Sweden to build nine new settlements to ease “screaming” housing shortage

Sweden is planning to build nine urban districts containing 100,000 homes to accommodate the country’s rapidly rising population.

Housing minister Peter Eriksson said new districts would be located in six municipalities, and would be part of a plan to build 600,000 homes by 2025 to ease what the Swedish press refers to as the country’s "screaming" housing shortage. The population of Sweden recently passed the 10 million mark, and is due to reach 11 million by 2025.

Eriksson added that the state would look to provide infrastructure to help spur housing development, and gave as an example of this "new tracks, stations, and support for innovation. The two new railroads to Uppsala in the National Infrastructure Plan are a clear example of this work already having an effect".

The bulk of the new settlements will be located in the vicinity of Stockholm, Gothenburg and Uppsala, where most of the jobs are.

The roots of Sweden’s housing crisis are complex, according to English-language news site, with a decline in affordable housing provision since the 1990s and a recent influx of asylum seekers identified as contributing factors.

There are just under 10 million people in Sweden. In 2016 its population grew by more than 140,000 people, a record mainly due to immigration, according to state-funded information agency

2015 saw a peak number of asylum seekers, 163,000, enter the country following an influx of 80,000 asylum seekers in 2014. The number dropped last year to 29,000.

Among the new settlements will be:

  • Landvetter Södra, a new town for 25,000 inhabitants, complete with offices, shops and factories. This will be built in Härryda municipality. The site is an undeveloped area between the cities of Gothenburg and BorÃ¥s, near Gothenburg-Landvetter Airport.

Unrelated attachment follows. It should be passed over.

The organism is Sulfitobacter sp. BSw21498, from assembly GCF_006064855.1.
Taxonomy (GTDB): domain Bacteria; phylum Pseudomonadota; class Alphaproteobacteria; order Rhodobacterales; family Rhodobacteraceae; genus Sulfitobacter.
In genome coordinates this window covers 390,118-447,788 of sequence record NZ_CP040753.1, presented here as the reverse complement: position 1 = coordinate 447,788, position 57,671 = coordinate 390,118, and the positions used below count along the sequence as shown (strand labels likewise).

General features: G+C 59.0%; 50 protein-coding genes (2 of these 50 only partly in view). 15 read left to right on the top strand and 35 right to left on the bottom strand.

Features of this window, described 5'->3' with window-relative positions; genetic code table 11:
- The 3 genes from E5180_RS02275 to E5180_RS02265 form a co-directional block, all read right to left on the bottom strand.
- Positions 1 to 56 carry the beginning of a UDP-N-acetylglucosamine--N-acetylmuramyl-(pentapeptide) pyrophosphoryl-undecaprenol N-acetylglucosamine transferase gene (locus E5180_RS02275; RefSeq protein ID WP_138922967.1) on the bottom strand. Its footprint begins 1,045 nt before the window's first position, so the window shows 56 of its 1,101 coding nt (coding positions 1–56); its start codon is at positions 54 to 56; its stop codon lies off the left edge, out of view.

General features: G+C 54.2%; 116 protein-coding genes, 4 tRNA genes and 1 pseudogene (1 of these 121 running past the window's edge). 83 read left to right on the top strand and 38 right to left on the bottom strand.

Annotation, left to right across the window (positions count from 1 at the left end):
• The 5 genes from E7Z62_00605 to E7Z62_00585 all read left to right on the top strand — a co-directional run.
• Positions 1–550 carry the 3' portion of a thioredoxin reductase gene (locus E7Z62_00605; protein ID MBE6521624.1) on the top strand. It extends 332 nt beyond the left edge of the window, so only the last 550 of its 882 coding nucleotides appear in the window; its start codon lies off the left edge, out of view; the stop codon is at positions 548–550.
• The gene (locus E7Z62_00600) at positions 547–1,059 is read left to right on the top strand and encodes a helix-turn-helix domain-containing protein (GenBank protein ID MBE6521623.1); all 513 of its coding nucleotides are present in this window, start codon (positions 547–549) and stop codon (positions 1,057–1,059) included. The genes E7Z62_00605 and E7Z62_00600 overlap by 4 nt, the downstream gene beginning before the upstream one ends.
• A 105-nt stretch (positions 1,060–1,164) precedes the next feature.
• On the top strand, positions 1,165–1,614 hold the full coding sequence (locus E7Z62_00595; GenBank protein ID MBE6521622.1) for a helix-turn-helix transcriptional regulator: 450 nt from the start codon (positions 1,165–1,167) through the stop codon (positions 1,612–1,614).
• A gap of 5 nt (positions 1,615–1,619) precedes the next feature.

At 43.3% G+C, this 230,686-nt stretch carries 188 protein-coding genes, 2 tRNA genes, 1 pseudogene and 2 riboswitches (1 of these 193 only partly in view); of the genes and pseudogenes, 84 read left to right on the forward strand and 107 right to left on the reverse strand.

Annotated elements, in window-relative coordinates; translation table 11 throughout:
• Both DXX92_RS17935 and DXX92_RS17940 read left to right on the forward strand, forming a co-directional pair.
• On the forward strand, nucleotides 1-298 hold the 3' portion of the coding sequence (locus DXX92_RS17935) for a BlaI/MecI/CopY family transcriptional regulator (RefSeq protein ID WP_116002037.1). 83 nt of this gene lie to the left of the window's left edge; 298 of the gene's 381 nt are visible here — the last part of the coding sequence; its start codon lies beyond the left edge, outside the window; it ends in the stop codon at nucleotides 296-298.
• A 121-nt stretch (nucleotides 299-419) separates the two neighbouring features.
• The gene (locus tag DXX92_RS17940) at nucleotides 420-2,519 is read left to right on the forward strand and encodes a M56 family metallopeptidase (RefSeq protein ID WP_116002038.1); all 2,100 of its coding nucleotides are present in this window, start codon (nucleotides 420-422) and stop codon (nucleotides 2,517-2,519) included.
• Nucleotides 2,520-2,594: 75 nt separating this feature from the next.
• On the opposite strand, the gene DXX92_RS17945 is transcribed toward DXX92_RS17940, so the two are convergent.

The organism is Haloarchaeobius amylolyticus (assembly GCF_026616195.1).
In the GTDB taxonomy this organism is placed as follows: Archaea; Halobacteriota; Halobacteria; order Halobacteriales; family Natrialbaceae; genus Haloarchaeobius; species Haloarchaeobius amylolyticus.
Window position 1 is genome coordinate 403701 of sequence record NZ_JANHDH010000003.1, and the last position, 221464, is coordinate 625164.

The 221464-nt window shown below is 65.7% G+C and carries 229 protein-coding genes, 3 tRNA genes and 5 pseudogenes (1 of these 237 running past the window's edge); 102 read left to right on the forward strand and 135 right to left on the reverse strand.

• The village of Segersäng in Nynäsham municipality, about 15km south of Stockholm. This will be expanded from 250 homes to 10,000 by 2035.
  • The neighbouring village Hemfosa in Haninge municipality (pictured), presently an area of forests, meadows, horse farms, will be expanded to take advantage of its commuter line to Stockholm.
  • Some 10,000 homes will be added to the town of Alsike, on the southern outskirts of Uppsala; 12,000 will be built in the neighbouring town of Nydal.
  • The industrial city of Gävle, about 100km north of Stockholm will have between 4,000 and 6,000 extra houses.

The areas were chosen by researcher Johan Edstav and planning expert Christina Leideman, and were published in an interim report. According to the report, some of the new communities can be completed in seven to 10 years, but others will require up to 25 years.

Image: The rural area of Hemfosa, south of Stockholm, is to become a new town (

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  1. At least the Swedes are accepting their housing crisis is due to immigration. When I advise readers of quality papers it has caused a similar crisis in Britain I am denounced as a xenophobe. The fact that I was demolishing surplus modern social housing in a major UK city in 1997 is dismissed and they all scream it was caused by Margaret Thatcher’s government selling Council houses.

    Actually the sell off of Council houses was economic common sense because it cost more to modernise 50-year-old Council houses than build new ones. Selling them shifted this cost to the new owners so she was not selling off an asset but disposing of a liability.

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